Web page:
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Economic Predictions for 2015

Many economists, some politicians but not many psychics, will make Economic Predictions for 2015. Being a brave sort, here are some economic predictions for 2015:

Extreme volatility in the stock market. Expect a day or two of down day of at least a 5-10% or more – with trading curbs used. Possible “flash crash” or catastrophic hacking event.

Rising U.S. Dollar vs. Yen and Euro. Euro value at end of year €1.05 to $1.00.  Yen value at end of year ¥130 to $1.00. To stimulate their economies, many countries will deflate/devalue their own currencies.

– Greece to leave the EU and/or special concessions to keep Greece in (devaluation of Greek debt, IMF intervention loan.)

– U.S. to have low quarterly GDP rates with one or two negative quartersThe Amateur Economist. Texas enters a recession.

– After small Federal Reserve interest rate rise of .25% in early 2015, no more interest rate increases for 2015.

– World-wide deflation (falling prices) of broad range of commodities throughout 2015. WTI oil to settle and stay in $50-$60/bbl range.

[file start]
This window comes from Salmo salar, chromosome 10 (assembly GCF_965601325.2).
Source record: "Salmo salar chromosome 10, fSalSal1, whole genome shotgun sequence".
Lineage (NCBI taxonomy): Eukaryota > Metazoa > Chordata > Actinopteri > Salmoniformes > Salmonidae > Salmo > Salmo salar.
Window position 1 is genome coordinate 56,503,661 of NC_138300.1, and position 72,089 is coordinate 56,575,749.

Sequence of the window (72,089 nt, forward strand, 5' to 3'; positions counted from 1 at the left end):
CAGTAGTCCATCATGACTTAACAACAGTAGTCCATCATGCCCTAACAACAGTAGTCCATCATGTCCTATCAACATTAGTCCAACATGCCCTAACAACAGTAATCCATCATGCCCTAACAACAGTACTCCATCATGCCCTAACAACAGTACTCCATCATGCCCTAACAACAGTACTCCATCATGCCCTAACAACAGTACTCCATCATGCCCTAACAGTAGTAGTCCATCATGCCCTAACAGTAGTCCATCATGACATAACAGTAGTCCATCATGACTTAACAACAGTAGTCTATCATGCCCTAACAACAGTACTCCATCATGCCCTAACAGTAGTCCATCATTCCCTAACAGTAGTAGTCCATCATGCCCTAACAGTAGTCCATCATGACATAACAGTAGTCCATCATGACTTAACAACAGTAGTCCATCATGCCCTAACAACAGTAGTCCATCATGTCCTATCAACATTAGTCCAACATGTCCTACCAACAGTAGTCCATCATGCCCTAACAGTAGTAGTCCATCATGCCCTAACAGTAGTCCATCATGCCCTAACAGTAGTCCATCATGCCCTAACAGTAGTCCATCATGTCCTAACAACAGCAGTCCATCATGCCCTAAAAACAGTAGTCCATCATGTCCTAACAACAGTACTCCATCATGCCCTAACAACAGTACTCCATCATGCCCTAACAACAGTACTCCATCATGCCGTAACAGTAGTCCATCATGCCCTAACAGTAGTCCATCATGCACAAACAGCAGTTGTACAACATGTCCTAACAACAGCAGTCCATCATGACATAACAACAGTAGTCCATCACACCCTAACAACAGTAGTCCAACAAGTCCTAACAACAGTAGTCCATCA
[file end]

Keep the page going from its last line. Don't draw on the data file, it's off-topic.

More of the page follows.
– Chinese economic turmoil. Several large Chinese public companies announce accounting irregularities, which casts doubt over Chinese system of finance and controls and causes investor flight from country.

– China tightens, corrects or devalues Yuan to U.S. Dollar in effort to stimulate economy. Effort to flood U.S. with cheap imports.

– Greatest number of consolidations, mergers, acquisitions and bankruptcies of oil, exploration and production companies since 1980’s.

– U.S. unemployment starts to rise in second/third quarter.

Looks like somewhat of a grim year, economically at least. Though the U.S. did move out of recession several years ago, the country is still quite weak economically – much like a patient after a bad bout of flu. If the economies of Europe, China and/or Japan, were healthier, they could help Uncle Sam up and over the post-flu blues. But they are not now economically healthy themselves.

In summary, 2015 will be a selfish year. Every country or blocks of countries will be looking at their own economic interests and currencies, and not as a global economic system.

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